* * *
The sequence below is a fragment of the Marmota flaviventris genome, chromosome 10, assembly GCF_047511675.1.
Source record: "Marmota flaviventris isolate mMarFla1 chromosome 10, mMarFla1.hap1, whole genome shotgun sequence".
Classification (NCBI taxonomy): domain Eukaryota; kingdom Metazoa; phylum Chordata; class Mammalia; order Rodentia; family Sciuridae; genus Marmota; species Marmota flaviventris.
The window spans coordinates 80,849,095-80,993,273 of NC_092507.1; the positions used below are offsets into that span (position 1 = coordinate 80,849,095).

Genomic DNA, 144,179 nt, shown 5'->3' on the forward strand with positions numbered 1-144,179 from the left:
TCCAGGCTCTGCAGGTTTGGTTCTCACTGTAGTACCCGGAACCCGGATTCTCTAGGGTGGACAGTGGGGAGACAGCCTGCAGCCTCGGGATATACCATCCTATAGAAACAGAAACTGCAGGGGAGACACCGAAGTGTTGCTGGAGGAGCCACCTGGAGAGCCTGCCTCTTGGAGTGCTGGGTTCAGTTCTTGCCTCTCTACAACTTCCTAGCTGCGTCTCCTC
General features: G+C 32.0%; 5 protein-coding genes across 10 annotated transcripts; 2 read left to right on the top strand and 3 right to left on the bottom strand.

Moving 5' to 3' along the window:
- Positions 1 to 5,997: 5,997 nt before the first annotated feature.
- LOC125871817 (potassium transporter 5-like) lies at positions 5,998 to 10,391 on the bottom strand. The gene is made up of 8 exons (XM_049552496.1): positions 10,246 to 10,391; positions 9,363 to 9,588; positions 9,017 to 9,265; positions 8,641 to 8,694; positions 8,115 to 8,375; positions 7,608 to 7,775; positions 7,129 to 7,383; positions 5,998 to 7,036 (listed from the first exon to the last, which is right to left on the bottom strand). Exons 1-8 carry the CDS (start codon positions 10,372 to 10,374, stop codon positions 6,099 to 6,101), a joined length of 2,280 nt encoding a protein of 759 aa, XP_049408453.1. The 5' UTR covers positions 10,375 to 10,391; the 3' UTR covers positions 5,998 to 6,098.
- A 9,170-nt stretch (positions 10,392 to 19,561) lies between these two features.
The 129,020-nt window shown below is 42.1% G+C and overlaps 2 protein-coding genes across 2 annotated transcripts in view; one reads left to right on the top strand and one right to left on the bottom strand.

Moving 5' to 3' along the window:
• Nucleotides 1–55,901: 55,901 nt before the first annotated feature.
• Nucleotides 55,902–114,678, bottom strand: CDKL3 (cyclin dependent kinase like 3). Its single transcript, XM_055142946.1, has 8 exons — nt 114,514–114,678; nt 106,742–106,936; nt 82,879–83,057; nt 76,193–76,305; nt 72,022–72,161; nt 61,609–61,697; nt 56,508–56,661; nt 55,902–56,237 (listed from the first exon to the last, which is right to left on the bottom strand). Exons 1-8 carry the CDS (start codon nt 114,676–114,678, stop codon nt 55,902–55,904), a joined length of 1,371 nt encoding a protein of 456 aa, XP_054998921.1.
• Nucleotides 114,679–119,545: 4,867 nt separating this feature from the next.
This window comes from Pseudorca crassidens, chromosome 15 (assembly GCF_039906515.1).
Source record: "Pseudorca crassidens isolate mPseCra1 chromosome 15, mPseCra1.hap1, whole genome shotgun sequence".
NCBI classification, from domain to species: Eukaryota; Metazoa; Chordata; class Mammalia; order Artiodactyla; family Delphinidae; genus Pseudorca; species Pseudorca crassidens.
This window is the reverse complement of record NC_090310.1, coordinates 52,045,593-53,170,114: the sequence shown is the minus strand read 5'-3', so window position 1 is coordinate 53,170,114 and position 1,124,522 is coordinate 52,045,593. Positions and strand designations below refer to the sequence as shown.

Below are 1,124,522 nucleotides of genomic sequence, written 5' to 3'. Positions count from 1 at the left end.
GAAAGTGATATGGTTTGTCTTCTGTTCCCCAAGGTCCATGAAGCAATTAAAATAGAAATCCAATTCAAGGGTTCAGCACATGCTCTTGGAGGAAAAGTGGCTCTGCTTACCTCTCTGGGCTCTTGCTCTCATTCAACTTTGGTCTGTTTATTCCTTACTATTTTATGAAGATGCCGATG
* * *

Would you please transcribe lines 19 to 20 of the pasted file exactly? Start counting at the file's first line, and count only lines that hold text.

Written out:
NCBI classification, from domain to species: Eukaryota; Metazoa; Chordata; class Mammalia; order Artiodactyla; family Delphinidae; genus Pseudorca; species Pseudorca crassidens.
This window is the reverse complement of record NC_090310.1, coordinates 52,045,593-53,170,114: the sequence shown is the minus strand read 5'-3', so window position 1 is coordinate 53,170,114 and position 1,124,522 is coordinate 52,045,593. Positions and strand designations below refer to the sequence as shown.